When choosing the right colour for your workspace, it is important to think about the optical impact on the size and height of a room. Lighter colours make a room appear bigger, darker colours make it feel smaller.

Wallpaper materials and care/maintenance properties

The choice of wallpaper materials for a workspace depends on specific requirements and types of use. If the area is mainly or exclusively used by children, you should always choose robust, washable wallpapers, as they will inevitably be subject to stains and other damage. Wallpapers made from delicate materials, e.g. glass beads, effect foil and metal wallpapers, as well as some natural fibre wallpapers, should only be used in workspaces where stains and damages are less likely.

If the specific tasks conducted in the space are likely to cause damage or stains and discolouration, e.g. paint splashes etc., it is best to choose washable or even scrub-resistant wallpapers to deal with smaller or larger issues.


Wallpaper patterns - a very personal choice

When selecting a wallpaper for a workspace, colours are of course the main factor. But when it comes to patterns, it is a very personal decision to make, informed by expectations as to the effect of a specific pattern. And the creative input is determined by associations with the actual work that will be done in the space. Here are two examples to illustrate this notion:

A fashion designer with a penchant for the “Roaring 20s” will be on the lookout for inspiring wallpapers with motifs from this era which will stimulate ideas and concepts for her own designs, for instance the Dupenny 1920s Glamour Wallpaper.


An environmentalist doing voluntary work, who spends a lot of time in his workspace developing projects, might be keen on a pattern which reminds him of his goals and his love of nature and will hence choose a motif like the tree wallpaper Birch Forest.


Motifs and patterns should always impact positively on work efficiency and creativity and are therefore a very individual choice. A pattern that may have a beneficial influence on one person's concentration and inspiration might have the opposite effect on another person. In other words, it is a question of personal taste, which can be analysed by the following criteria:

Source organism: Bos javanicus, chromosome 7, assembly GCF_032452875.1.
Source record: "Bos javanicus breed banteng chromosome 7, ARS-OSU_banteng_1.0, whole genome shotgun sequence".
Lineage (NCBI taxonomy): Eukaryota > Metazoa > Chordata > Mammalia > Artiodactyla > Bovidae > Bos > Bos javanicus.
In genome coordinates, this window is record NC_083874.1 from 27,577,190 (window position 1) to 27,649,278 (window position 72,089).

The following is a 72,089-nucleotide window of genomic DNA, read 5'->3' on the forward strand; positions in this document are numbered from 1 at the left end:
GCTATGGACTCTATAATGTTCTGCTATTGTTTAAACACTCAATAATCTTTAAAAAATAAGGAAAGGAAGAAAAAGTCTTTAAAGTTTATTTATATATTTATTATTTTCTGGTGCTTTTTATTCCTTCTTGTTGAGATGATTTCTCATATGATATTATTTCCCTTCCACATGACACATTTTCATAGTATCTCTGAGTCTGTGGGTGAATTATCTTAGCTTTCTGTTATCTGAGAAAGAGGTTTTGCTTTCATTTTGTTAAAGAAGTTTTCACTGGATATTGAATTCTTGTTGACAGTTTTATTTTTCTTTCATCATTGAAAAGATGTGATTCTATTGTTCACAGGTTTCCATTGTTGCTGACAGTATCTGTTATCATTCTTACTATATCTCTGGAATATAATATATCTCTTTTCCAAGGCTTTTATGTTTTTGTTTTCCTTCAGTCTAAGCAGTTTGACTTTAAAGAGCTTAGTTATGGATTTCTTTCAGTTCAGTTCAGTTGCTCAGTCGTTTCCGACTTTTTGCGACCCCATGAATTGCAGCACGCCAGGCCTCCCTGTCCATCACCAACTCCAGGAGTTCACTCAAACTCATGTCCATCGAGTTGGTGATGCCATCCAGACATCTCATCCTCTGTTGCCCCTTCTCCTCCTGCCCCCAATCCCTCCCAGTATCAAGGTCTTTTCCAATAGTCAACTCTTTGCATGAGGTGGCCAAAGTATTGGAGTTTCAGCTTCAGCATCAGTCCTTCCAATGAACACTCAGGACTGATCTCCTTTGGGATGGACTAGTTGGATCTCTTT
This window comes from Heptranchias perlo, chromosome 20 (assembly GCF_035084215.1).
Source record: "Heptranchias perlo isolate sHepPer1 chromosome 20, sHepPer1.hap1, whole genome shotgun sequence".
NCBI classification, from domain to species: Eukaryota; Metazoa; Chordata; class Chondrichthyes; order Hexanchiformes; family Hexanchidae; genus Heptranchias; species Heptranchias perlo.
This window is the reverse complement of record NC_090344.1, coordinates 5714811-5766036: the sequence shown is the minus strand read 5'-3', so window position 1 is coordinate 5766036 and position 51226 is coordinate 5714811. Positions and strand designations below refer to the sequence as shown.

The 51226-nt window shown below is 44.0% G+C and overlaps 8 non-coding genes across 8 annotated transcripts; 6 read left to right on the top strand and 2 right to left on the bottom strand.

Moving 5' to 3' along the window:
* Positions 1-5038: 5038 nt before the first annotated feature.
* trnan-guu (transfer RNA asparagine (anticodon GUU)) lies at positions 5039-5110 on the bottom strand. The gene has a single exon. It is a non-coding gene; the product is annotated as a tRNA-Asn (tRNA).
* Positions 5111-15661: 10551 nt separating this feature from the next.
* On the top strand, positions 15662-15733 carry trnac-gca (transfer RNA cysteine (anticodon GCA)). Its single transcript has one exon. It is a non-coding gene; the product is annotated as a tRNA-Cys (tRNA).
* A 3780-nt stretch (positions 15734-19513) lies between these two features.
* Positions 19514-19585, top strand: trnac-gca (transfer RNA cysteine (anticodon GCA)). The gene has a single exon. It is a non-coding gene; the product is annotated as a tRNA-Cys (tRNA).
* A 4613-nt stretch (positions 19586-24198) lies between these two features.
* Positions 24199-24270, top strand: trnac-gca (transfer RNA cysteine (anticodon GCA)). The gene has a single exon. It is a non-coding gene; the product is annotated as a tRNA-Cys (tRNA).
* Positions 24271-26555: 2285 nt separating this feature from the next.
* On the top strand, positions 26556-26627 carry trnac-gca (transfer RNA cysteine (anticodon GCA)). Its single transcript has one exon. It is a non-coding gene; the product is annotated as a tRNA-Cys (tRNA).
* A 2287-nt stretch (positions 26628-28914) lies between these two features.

• What impact does the pattern have on my mood, what feelings does it trigger in me, and does this tie in with my specific professional requirements?
  • Should my work focus be reflected in the wallpaper pattern?
  • What is the design concept I am aiming to achieve with the patterned wallpaper? Modern, elegant, purist, artistic, abstract, vintage?
  • Will I be happy with my choice of pattern/motif or might I get bored with it within a short time?
  • Will the wallpaper pattern work for me even if I spend large amounts of time (e.g. 8 or more hours) in the room in question?
  • Should all walls have the same wallpaper or is a mixture of plain-coloured and patterned wallpapers a better option?
  • Could the pattern become a distraction from my work, or will it enhance my ability to concentrate on the tasks at hand? In a room where children are doing their homework or studying, a wallpaper with the potential to create a learning or understanding effect is preferable to one with playful motifs which might distract the child. The Mulisikel wallpaper is one such example; it allows children to practise their sums and counting, and the robots can help with learning about colours. Parents can utilise it in many different ways to convey simply learning concepts. Another example for wall décor as a teaching aid would be a “blackboard” wallpaper.


Looking at the workspace as an overall concept

The workspace should always be thought about as an overall concept which differs from living areas. The choice of furniture and accessories should be based on rational considerations and meet work-related requirements. The design options for walls, flooring, ceiling, lighting and sources of daylight should all complement functionality and furnishings. Individual design choices present themselves in the form of furniture, wallpapers, flooring and lamps. Decorative elements are used sparingly and subtly, and the work area might not be the best place for very private and personal objects. After all, some differences need to be in place to ensure that the work flow, be it in physical or mental terms, is spurred on and maintained.